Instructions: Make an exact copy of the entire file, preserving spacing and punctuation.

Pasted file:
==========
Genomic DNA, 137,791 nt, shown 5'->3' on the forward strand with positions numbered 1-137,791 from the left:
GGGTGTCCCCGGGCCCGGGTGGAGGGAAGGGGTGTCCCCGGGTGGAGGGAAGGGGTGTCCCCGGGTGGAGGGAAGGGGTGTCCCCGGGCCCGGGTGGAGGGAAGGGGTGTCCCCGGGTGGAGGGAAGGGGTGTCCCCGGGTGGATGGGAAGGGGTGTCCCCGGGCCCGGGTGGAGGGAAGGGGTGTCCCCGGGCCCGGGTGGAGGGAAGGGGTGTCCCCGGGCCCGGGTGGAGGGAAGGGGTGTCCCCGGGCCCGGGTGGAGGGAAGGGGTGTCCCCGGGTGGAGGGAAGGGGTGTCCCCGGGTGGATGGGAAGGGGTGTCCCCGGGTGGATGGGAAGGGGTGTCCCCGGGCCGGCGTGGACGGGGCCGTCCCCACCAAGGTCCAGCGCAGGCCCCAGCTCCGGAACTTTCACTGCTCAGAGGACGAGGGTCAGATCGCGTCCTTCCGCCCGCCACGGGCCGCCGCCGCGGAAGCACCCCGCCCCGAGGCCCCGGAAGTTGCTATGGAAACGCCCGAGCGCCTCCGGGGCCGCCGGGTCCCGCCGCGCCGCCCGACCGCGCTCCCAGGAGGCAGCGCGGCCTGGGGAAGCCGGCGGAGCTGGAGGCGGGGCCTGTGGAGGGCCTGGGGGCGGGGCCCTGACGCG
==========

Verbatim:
Genomic DNA, 137,791 nt, shown 5'->3' on the forward strand with positions numbered 1-137,791 from the left:
GGGTGTCCCCGGGCCCGGGTGGAGGGAAGGGGTGTCCCCGGGTGGAGGGAAGGGGTGTCCCCGGGTGGAGGGAAGGGGTGTCCCCGGGCCCGGGTGGAGGGAAGGGGTGTCCCCGGGTGGAGGGAAGGGGTGTCCCCGGGTGGATGGGAAGGGGTGTCCCCGGGCCCGGGTGGAGGGAAGGGGTGTCCCCGGGCCCGGGTGGAGGGAAGGGGTGTCCCCGGGCCCGGGTGGAGGGAAGGGGTGTCCCCGGGCCCGGGTGGAGGGAAGGGGTGTCCCCGGGTGGAGGGAAGGGGTGTCCCCGGGTGGATGGGAAGGGGTGTCCCCGGGTGGATGGGAAGGGGTGTCCCCGGGCCGGCGTGGACGGGGCCGTCCCCACCAAGGTCCAGCGCAGGCCCCAGCTCCGGAACTTTCACTGCTCAGAGGACGAGGGTCAGATCGCGTCCTTCCGCCCGCCACGGGCCGCCGCCGCGGAAGCACCCCGCCCCGAGGCCCCGGAAGTTGCTATGGAAACGCCCGAGCGCCTCCGGGGCCGCCGGGTCCCGCCGCGCCGCCCGACCGCGCTCCCAGGAGGCAGCGCGGCCTGGGGAAGCCGGCGGAGCTGGAGGCGGGGCCTGTGGAGGGCCTGGGGGCGGGGCCCTGACGCG